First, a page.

Last November the London Times ran a front-page headline: “£1 MILLION ALGARDI BUST BROKEN IN MUSEUM FALL.” A workman in the Victoria and Albert Museum had fallen from a ladder, knocking over and shattering a terracotta bust which, according to the museum’s regulations, should not have been left in the room while work was in progress. A public scandal, but one of a kind that is passed over quite quickly nowadays in London. It aroused no out-cry comparable with that which regularly greets the sale to an American museum of almost any work of art that could by some stretch of the imagination be called part of the British “National Heritage”—even an engraving, as the recent sale of prints from Chatsworth showed. The all but total destruction of one of the finest examples of seventeenth-century sculpture in England was taken very lightly: indeed had it not been for its valuation at £1 million sterling it would not have been thought newsworthy for readers to most of whom the name of the sculptor was no more familiar than that of the subject, Cardinal Paolo Emilio Zacchia.
A somewhat dim background figure in ecclesiastical history, the cardinal had his one moment of glory in 1605 when he narrowly missed being elected pope. Algardi, on the other hand, was one of the leading artists in the Rome of Popes Urban VIII and Innocent X, of Gianlorenzo Bernini and Francesco Borromini, of Nicolas Poussin and Claude Lorraine—the artistic capital of Europe. His works in St. Peter’s, the Gesù, Sant’Ignazio, the Chiesa Nuova, the Palazzo dei Conservatori, Palazzo Doria Pamphilj, and Villa Borghese are on well-beaten tourist tracks, and some are so imposing that they can hardly escape the eye. They are part of the baroque splendor with which the city was so wonderfully encrusted in the mid-seventeenth century. Although he is thinly represented by large-scale works outside Italy (none in the United States) numerous crucifixes and statuettes in bronze and silver based on his models are distributed throughout the public and private collections of the world.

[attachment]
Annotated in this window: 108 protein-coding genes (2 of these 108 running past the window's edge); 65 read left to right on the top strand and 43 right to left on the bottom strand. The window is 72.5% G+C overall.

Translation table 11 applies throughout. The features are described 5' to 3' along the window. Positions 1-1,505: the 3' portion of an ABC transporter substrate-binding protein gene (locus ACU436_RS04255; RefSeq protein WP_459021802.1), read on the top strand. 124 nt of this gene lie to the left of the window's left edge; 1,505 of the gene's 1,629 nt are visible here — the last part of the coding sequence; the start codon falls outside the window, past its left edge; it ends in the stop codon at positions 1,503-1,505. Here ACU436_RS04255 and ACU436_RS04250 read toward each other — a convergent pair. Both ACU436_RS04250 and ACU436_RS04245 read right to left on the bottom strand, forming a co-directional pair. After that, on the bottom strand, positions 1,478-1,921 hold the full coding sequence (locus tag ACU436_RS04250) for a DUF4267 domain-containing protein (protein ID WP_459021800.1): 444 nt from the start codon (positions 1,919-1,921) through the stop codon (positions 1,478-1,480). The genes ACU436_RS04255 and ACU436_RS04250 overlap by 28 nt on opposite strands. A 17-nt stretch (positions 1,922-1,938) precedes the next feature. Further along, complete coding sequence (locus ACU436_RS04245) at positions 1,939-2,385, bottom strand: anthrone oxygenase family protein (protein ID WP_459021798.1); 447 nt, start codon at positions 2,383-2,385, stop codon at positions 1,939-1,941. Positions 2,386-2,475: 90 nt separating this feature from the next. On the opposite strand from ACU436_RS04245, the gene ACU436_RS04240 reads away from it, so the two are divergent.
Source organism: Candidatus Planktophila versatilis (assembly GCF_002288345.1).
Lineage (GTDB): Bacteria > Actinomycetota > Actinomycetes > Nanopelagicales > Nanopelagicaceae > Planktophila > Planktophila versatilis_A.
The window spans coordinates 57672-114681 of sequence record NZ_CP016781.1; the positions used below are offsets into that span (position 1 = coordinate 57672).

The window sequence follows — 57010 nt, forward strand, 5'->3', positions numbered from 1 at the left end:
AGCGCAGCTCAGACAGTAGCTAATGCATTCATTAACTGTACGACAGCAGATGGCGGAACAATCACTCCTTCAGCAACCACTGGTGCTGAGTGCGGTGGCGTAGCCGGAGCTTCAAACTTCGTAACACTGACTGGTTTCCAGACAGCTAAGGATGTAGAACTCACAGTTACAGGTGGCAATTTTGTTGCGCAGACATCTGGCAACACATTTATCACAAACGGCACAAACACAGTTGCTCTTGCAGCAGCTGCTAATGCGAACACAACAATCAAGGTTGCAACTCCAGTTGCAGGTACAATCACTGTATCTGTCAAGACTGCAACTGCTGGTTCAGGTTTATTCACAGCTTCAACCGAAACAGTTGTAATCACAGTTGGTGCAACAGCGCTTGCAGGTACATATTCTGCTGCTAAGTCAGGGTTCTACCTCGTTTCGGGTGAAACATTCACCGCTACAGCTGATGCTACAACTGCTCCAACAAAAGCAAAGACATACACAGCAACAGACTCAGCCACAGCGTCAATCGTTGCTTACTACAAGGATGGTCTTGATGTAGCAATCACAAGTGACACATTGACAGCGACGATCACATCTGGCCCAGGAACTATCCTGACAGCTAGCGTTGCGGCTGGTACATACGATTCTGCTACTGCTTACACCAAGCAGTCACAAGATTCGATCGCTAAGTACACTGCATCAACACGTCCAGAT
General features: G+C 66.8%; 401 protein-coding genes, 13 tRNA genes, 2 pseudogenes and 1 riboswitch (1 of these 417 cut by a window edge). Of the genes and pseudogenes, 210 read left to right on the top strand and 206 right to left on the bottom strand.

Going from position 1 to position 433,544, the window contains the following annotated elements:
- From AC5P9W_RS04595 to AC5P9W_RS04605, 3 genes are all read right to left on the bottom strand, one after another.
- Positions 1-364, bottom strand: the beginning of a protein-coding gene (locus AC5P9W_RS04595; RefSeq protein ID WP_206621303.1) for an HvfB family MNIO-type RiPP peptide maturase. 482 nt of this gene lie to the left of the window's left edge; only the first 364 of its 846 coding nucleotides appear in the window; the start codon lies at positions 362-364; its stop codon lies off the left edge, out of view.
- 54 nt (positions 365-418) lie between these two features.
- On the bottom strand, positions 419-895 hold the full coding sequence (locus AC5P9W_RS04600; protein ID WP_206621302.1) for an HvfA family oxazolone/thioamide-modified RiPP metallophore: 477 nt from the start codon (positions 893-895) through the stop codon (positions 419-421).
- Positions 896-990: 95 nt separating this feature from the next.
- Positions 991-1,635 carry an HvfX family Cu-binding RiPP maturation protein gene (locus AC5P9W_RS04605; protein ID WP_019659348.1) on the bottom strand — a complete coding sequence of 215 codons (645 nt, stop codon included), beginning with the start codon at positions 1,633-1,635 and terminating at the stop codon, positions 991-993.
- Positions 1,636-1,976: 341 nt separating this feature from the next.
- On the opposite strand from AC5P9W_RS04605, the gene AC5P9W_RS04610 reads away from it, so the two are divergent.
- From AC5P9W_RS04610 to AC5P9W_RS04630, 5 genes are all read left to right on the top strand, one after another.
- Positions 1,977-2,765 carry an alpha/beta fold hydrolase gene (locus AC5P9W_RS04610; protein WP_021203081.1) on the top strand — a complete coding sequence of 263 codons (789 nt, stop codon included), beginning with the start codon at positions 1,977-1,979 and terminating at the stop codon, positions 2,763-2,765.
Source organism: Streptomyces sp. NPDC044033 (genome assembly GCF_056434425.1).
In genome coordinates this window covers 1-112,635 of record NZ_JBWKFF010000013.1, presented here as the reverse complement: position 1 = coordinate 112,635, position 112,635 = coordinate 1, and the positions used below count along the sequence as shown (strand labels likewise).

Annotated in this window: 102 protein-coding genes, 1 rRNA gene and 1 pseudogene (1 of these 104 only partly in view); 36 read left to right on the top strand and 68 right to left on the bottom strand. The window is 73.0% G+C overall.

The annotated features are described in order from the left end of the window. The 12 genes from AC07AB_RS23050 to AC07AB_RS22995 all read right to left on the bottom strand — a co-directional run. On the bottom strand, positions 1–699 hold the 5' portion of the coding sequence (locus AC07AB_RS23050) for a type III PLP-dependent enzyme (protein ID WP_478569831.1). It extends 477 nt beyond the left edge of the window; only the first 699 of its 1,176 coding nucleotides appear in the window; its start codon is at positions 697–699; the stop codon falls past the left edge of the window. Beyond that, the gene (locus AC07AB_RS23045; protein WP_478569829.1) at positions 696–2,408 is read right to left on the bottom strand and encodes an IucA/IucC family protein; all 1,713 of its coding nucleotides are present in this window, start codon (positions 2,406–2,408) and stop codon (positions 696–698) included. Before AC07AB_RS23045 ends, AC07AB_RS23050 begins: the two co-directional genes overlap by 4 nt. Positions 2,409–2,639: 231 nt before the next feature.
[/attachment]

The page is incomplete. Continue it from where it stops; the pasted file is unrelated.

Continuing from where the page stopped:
In 1645 John Evelyn, on his visit to Rome, remarked that among sculptors “Bernini and Algardi were in the greatest esteem.” They have been paired in this way ever since; and Algardi, though neither as enthusiastically praised nor as violently condemned as Bernini, has never been entirely forgotten. Jennifer Montagu’s book is, nevertheless, the first to present a full account of his life and works—preceded by one brief and scrappy monograph published in Italian in 1973. It has been eagerly awaited by the relatively small circle of people interested in seventeenth-century Italian sculpture to whom it is addressed and whose expectations it fully answers. The catalogue raisonné, which includes not only works that can now be located (all superbly well illustrated) but many more that are lost or survive only as copies or derivations, together with an equally full account of rejected attributions, provides an exemplary display of meticulous scholarship and …
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